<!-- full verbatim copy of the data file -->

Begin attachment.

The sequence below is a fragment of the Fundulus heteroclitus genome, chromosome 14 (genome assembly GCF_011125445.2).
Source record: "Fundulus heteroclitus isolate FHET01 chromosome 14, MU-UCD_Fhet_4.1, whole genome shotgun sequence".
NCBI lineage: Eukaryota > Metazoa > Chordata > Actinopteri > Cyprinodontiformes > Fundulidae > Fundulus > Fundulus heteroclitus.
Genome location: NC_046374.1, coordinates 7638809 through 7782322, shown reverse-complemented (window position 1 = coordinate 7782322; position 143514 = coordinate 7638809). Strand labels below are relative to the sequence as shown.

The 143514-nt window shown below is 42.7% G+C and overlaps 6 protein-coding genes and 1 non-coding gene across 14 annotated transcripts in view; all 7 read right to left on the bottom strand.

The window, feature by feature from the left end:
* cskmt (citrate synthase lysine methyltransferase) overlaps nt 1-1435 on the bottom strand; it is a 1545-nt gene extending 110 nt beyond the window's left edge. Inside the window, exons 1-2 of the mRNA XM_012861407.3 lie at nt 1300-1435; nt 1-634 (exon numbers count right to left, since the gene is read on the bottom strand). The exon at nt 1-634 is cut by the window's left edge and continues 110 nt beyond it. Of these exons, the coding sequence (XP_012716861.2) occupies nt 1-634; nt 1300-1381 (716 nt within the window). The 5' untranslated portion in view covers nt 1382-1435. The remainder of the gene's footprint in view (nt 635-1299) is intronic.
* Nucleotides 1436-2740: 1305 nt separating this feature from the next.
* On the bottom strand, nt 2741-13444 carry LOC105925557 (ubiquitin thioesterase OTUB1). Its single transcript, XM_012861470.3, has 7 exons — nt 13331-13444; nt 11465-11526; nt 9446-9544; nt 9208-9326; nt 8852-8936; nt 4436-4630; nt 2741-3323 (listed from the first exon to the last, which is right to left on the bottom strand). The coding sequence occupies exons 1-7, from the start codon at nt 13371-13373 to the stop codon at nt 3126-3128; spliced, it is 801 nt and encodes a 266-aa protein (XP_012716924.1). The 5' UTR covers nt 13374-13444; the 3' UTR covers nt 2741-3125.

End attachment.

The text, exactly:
The sequence below is a fragment of the Fundulus heteroclitus genome, chromosome 14 (genome assembly GCF_011125445.2).
Source record: "Fundulus heteroclitus isolate FHET01 chromosome 14, MU-UCD_Fhet_4.1, whole genome shotgun sequence".
NCBI lineage: Eukaryota > Metazoa > Chordata > Actinopteri > Cyprinodontiformes > Fundulidae > Fundulus > Fundulus heteroclitus.
Genome location: NC_046374.1, coordinates 7638809 through 7782322, shown reverse-complemented (window position 1 = coordinate 7782322; position 143514 = coordinate 7638809). Strand labels below are relative to the sequence as shown.

The 143514-nt window shown below is 42.7% G+C and overlaps 6 protein-coding genes and 1 non-coding gene across 14 annotated transcripts in view; all 7 read right to left on the bottom strand.

The window, feature by feature from the left end:
* cskmt (citrate synthase lysine methyltransferase) overlaps nt 1-1435 on the bottom strand; it is a 1545-nt gene extending 110 nt beyond the window's left edge. Inside the window, exons 1-2 of the mRNA XM_012861407.3 lie at nt 1300-1435; nt 1-634 (exon numbers count right to left, since the gene is read on the bottom strand). The exon at nt 1-634 is cut by the window's left edge and continues 110 nt beyond it. Of these exons, the coding sequence (XP_012716861.2) occupies nt 1-634; nt 1300-1381 (716 nt within the window). The 5' untranslated portion in view covers nt 1382-1435. The remainder of the gene's footprint in view (nt 635-1299) is intronic.
* Nucleotides 1436-2740: 1305 nt separating this feature from the next.
* On the bottom strand, nt 2741-13444 carry LOC105925557 (ubiquitin thioesterase OTUB1). Its single transcript, XM_012861470.3, has 7 exons — nt 13331-13444; nt 11465-11526; nt 9446-9544; nt 9208-9326; nt 8852-8936; nt 4436-4630; nt 2741-3323 (listed from the first exon to the last, which is right to left on the bottom strand). The coding sequence occupies exons 1-7, from the start codon at nt 13371-13373 to the stop codon at nt 3126-3128; spliced, it is 801 nt and encodes a 266-aa protein (XP_012716924.1). The 5' UTR covers nt 13374-13444; the 3' UTR covers nt 2741-3125.